Composable and reusable whole-system offline dynamic analysis
Lefebvre, Geoffrey
DOI : 10.14288/1.0052156
URI : http://hdl.handle.net/2429/39935
Degree : Doctor of Philosophy - PhD
Graduation Date : 2012-05

This thesis describes the design, implementation, and evaluation of a dynamic program analysis framework called Tralfamadore. Three key aspects differentiate Tralfamadore from traditional dynamic analysis frameworks. First, analyses execute offline based on detailed CPU traces. This approach enables multiple analyses on the same execution, and analyses not foreseen at the time of execution. Using detailed traces also decouples analysis from instrumentation, simplifying the design of analyses and of the framework. Second, Tralfamadore supports the analysis of operating system execution. Third, the architecture of the analysis engine promotes the construction of analyses that are composable and reusable. New analyses can be written by mostly reusing existing components. Although these aspects have been investigated in isolation in the past, Tralfamadore is the first dynamic analysis framework to address all three at once.

Towards dynamic, patient-specific musculoskeletal models
Levin, David Isaac William
DOI : 10.14288/1.0052165
URI : http://hdl.handle.net/2429/41963
Degree : Doctor of Philosophy - PhD
Graduation Date : 2012-05

This thesis focuses on the development of tools to aid in producing dynamic simulations from patient specific volumetric data. Specifically, two new computational methods have been developed, one for image acquisition and one for simulation. Acquiring patient-specific musculoskeletal architectures is a difficult task. Our image acquisition relies on Diffusion Tensor Imaging since it allows the non-invasive study of muscle fibre architecture. However, musculoskeletal Diffusion Tensor Imaging suffers from low signal-to-noise ratio. Noise in the computed tensor fields can lead to poorly reconstructed muscle fibre fields. In this thesis we detail how leveraging a priori knowledge of the structure of skeletal muscle can drastically increase the quality of fibre architecture data extracted from Diffusion Tensor Images. The second section of this thesis describes a simulation technique that allows the direct simulation of volumetric data, such as that produced by the denoising algorithm. The method was developed in response to two key motivations: first, that the medical imaging data we acquire is volumetric and can be difficult to discretize in a Lagrangian fashion, and second that many biological structures (such as muscle) are highly deformable and come into close contact with each other as well as the environment. In response to these observations we have produced an Eulerian simulator that can simulate volumetric objects in close contact. The algorithm intrinsically handles large deformations and potential degeneracies that can result in contacting scenarios. Extending the simulator to produce complex musculoskeletal simulations is also discussed. These two algorithms address concerns in two stages of a proposed pipeline for generating dynamic, patient specific musculoskeletal simulations.

Dynamic analysis for graphical user interface editors
Li, Peng
DOI : 10.14288/1.0052168
URI : http://hdl.handle.net/2429/40521
Degree : Doctor of Philosophy - PhD
Graduation Date : 2012-05

WYSIWYG (What You See Is What You Get) graphical editors, for example, Swing Designer and Dreamweaver, are widely used to help GUI developers in developing and maintaining GUIs (Graphical User Interface) of desktop and Web applications. GUI editors allow developers to work directly with a graphical design view instead of scattered source elements. This feature helps developers in addressing one particular difficulty for GUI development and maintenance: a large amount of GUI code can be scattered across many different source modules. However, traditional GUI editors have two major defects. First, GUI code is normally tangled with some dynamic computation code. Traditional GUI editors are limited by their ability to statically reconstruct this dynamic GUI code, creating an incomplete design view for developers. Second, some parts of a user interface are stateful and reactive. Their appearance and behavior vary over time, based on mutations of state made from code. Currently, there are no existing GUI editors that can assist developers in understanding how a UI behavior is implemented. To deal with the first defect, I built a tool called FreezeFrame. This tool uses a dynamic reverse-engineering approach to bridge the gap between the rendering view of a user interface and its corresponding implementation, by providing a design/code hyper-linking on a complete dynamic view. To deal with the second defect, I created a tool called ScriptInsight. This tool provides a custom control flow model to bridge a live UI behavior with a set of source elements that control the UI behavior. Developers can use this model to understand the implementation of a UI behavior. To evaluate FreezeFrame, I first show that user interface code can be spread across the decomposition of applications. Next, I demonstrate that the reverse-engineering capabilities of a traditional GUI editor can be improved by using my dynamic reverse-engineering approach. To evaluate ScriptInsight and the usefulness of the custom control flow model, I first evaluate this tool by presenting several case studies. Second, I justify the relevance of this model by the complexity of JavaScript implementations for the UIs from several existing Web applications.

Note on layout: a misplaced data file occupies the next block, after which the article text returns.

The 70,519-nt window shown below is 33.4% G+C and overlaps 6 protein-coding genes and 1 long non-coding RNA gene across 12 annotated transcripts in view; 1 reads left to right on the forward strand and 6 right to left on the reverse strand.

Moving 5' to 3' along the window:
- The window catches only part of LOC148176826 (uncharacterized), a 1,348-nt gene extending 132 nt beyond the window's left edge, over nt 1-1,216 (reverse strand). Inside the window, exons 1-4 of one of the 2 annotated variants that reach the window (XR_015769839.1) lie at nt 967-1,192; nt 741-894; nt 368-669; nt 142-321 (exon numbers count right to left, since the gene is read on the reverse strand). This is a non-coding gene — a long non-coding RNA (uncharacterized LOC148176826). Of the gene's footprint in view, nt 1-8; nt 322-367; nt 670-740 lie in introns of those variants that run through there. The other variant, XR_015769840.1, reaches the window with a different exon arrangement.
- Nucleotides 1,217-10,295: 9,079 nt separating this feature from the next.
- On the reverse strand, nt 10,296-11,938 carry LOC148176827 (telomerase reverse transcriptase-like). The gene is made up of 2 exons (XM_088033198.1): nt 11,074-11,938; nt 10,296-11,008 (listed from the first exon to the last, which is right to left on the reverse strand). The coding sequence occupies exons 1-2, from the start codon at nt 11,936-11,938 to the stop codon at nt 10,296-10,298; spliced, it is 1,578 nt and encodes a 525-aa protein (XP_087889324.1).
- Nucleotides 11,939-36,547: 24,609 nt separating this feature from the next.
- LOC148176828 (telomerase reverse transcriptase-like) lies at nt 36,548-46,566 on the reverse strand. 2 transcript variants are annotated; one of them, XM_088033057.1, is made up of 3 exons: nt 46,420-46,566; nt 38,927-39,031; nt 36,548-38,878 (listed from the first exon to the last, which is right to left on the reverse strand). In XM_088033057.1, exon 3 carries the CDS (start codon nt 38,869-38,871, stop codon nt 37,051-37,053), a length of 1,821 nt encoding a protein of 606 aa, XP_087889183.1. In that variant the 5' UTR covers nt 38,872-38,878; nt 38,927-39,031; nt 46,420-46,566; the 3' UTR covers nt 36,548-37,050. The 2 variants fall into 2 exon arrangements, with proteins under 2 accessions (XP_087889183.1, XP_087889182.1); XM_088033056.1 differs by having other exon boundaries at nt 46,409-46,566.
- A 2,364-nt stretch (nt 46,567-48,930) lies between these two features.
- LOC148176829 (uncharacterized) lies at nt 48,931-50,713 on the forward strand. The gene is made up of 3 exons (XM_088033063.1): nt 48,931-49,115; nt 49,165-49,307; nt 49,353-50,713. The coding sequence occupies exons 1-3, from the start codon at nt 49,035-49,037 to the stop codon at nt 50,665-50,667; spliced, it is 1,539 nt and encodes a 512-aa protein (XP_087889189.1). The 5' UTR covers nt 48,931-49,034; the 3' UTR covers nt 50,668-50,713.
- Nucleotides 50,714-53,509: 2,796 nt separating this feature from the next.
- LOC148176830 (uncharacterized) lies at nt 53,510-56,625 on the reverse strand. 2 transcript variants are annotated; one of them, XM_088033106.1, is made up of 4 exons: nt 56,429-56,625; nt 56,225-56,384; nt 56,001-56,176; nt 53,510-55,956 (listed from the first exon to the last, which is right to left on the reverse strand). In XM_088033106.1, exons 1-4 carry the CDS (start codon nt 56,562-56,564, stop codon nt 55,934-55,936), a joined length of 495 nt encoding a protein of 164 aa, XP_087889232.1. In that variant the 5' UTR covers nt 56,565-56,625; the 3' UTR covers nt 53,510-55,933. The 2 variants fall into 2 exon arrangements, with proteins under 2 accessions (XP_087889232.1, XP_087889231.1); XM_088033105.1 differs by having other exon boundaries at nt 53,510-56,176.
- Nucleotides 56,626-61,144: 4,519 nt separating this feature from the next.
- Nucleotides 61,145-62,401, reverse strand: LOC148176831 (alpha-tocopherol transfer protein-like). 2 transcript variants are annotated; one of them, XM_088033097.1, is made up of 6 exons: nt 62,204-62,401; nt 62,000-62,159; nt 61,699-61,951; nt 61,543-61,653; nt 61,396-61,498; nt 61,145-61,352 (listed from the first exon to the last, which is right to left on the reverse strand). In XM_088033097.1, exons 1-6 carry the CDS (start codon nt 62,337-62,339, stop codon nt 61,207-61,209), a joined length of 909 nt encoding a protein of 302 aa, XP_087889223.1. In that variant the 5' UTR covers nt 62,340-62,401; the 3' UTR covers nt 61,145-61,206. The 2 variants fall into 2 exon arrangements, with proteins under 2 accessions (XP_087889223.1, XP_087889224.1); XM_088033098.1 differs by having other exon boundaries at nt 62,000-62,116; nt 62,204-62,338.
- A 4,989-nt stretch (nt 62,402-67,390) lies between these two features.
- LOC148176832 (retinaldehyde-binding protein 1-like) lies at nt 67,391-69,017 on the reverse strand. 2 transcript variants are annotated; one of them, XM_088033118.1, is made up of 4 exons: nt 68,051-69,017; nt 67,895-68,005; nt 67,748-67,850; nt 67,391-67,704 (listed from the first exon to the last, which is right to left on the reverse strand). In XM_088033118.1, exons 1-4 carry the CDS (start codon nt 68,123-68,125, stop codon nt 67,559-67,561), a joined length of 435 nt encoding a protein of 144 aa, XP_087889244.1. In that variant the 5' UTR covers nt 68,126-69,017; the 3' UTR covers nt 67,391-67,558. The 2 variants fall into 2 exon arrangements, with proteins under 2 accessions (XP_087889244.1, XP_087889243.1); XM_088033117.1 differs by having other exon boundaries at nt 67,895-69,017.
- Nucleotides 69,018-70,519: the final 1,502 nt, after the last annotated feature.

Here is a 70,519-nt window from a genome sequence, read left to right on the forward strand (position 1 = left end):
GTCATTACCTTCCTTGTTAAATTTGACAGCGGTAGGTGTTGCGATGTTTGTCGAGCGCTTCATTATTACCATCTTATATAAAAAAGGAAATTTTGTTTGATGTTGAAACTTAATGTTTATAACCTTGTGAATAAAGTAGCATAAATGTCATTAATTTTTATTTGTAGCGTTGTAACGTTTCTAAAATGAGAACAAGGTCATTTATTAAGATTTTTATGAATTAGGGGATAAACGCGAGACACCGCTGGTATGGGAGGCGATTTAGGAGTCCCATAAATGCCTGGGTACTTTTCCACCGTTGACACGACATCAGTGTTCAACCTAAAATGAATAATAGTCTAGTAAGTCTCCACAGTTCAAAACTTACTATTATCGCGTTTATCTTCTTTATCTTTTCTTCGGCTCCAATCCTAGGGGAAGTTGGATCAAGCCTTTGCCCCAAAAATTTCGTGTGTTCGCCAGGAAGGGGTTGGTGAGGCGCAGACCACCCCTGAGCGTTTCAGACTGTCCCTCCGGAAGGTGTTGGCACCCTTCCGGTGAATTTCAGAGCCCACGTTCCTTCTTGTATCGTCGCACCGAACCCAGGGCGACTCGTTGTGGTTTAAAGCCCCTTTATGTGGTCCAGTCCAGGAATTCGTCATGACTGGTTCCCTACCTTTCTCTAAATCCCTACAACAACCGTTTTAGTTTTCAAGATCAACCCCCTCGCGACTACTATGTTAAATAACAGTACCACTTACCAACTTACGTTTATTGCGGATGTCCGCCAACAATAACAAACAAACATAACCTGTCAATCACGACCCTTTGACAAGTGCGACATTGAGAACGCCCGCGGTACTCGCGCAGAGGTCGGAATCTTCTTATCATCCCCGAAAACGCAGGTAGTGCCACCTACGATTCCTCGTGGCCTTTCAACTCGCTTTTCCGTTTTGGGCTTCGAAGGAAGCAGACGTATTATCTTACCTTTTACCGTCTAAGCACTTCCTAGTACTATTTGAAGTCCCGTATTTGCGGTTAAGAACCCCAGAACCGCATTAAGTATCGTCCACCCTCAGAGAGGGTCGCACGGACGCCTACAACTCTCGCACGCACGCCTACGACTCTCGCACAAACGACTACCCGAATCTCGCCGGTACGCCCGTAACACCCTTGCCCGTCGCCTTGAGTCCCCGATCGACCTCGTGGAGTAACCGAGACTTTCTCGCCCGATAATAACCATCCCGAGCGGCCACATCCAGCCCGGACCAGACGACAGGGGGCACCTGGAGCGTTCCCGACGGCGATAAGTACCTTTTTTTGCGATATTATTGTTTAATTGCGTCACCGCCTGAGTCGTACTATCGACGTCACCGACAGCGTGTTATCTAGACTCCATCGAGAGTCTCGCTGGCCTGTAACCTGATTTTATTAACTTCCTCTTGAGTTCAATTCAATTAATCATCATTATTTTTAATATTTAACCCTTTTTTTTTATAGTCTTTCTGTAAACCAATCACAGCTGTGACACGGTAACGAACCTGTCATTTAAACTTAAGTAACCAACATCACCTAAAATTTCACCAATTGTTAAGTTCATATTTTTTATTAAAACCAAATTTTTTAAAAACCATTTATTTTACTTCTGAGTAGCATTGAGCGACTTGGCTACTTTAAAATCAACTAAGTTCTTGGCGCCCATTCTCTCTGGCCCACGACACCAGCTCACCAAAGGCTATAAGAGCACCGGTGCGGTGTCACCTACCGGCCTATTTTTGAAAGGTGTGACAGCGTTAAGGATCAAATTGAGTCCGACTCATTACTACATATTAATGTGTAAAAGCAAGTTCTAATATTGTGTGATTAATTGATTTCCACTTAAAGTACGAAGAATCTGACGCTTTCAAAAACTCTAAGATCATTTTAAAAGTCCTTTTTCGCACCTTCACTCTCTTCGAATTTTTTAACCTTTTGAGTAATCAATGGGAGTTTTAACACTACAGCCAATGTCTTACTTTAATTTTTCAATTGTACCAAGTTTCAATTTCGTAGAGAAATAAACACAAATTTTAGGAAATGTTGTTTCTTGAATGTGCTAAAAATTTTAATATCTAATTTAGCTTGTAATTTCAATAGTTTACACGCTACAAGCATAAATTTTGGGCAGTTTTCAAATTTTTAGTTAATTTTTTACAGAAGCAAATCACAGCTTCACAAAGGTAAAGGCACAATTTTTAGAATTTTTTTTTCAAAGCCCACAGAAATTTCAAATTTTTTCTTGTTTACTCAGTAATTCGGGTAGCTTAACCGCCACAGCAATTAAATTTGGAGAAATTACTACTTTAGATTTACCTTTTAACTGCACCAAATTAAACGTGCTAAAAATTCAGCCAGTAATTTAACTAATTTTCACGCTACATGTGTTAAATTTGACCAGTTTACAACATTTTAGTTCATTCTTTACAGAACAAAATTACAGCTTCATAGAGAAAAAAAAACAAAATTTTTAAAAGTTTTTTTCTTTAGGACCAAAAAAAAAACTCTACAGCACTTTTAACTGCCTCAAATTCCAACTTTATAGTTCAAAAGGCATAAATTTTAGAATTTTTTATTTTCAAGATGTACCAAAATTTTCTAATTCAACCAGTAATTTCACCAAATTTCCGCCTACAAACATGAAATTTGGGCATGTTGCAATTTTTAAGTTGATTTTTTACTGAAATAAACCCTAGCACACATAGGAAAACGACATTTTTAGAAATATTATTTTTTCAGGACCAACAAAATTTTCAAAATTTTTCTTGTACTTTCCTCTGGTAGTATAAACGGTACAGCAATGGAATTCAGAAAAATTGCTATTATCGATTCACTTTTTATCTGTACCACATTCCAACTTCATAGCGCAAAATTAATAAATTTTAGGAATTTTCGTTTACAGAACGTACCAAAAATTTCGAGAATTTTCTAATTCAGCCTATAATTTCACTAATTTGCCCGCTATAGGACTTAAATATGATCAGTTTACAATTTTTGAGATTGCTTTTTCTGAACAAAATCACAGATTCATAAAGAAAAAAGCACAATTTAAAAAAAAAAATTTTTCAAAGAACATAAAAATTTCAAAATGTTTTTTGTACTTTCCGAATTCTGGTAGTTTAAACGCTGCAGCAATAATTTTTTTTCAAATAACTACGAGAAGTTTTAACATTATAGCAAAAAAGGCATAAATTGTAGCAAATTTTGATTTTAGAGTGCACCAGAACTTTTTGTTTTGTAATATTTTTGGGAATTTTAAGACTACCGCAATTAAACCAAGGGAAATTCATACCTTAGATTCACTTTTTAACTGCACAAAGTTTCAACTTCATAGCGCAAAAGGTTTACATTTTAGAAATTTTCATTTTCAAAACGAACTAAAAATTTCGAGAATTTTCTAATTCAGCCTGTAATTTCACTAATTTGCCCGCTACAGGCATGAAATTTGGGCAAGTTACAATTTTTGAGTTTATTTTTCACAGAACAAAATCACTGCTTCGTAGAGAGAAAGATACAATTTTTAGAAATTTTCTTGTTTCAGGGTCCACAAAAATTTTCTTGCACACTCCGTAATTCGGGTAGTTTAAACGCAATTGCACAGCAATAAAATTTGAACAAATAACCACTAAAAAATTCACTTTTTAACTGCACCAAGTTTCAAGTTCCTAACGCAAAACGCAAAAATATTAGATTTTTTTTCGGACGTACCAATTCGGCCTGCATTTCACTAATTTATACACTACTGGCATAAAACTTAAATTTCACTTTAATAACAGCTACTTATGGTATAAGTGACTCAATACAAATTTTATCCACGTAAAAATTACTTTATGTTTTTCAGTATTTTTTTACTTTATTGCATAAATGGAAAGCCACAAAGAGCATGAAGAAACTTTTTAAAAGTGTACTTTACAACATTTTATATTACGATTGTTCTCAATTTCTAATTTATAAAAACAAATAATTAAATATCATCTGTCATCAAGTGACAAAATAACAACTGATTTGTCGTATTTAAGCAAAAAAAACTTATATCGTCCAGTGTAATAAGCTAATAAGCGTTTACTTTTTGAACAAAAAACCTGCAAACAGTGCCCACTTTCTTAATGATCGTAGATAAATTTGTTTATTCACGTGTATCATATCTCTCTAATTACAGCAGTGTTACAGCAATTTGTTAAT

Efficient extraction of ontologies from domain specific text corpora
Li, Tianyu
DOI : 10.14288/1.0052152
URI : http://hdl.handle.net/2429/39686
Degree : Master of Science - MSc
Graduation Date : 2012-05